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Old 02-09-2009, 12:58 PM   #52
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Quote:
Originally Posted by WooPig
Infra,
I'm so sorry to hear about your fall.
I hope the ankle heals quickly and well.
Woo:

Thanks. Not a big deal. It's still winter here so I'll be back at it in a week!

Tom
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Old 02-09-2009, 01:00 PM   #53
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7. make sure you check the tightness of the oil cooler lines. they can get loosen as you wiggle things around. lots of oil can come out quickly if you skip this step.
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Old 02-09-2009, 01:07 PM   #54
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Quote:
Originally Posted by bmwblake
7. make sure you check the tightness of the oil cooler lines. they can get loosen as you wiggle things around. lots of oil can come out quickly if you skip this step.
Blake:

I hadn't even thought of that. I'll give them a check and add it to my list.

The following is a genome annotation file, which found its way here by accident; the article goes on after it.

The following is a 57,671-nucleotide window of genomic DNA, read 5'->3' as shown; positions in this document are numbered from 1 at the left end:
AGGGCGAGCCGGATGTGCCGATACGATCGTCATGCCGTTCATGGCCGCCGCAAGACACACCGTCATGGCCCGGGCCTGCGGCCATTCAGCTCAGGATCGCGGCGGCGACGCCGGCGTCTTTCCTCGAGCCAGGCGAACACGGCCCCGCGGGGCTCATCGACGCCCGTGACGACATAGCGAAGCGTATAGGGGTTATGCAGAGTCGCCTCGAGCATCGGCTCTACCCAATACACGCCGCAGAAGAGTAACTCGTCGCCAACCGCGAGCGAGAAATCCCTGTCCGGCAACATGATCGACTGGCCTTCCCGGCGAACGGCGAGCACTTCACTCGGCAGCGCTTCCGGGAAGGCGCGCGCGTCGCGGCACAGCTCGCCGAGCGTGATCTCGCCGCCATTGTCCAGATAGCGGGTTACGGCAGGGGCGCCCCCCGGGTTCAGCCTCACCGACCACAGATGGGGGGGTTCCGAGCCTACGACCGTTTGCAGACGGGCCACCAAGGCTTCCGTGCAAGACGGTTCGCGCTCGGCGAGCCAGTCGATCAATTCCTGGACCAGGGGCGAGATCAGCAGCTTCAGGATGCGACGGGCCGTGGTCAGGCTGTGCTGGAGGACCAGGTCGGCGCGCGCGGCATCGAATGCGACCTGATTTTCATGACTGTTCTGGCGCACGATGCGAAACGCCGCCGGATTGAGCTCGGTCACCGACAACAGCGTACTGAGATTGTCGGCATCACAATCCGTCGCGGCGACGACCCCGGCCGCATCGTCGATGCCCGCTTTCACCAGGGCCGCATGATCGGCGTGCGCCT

Any input on oil quantity? 3 Quarts sound right with an oil filter change?

t.
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Old 02-09-2009, 02:06 PM   #55
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Tough luck on the ice fall - hope that you heal quickly.

I've not used the metal shim when changing the oil filter on my GS.

When I purchased my first GS (an 88 Bumblebee) as a used bike, I paid the BMW dealer's shop mechanic to change the oil filter on the condition that I could watch the procedure. There was no shim in place with the old filter and he didn't put one in with the new filter. Just the black and white o-rings and the paper gasket. No measurement of canister depth.

[I traded the 88 Bumblebee in on a 94 R1100RS, but missed the GS. My trade-in was sold too quickly for me to repurchase. So I bought a barely used 93 GS/PD from that same dealer.]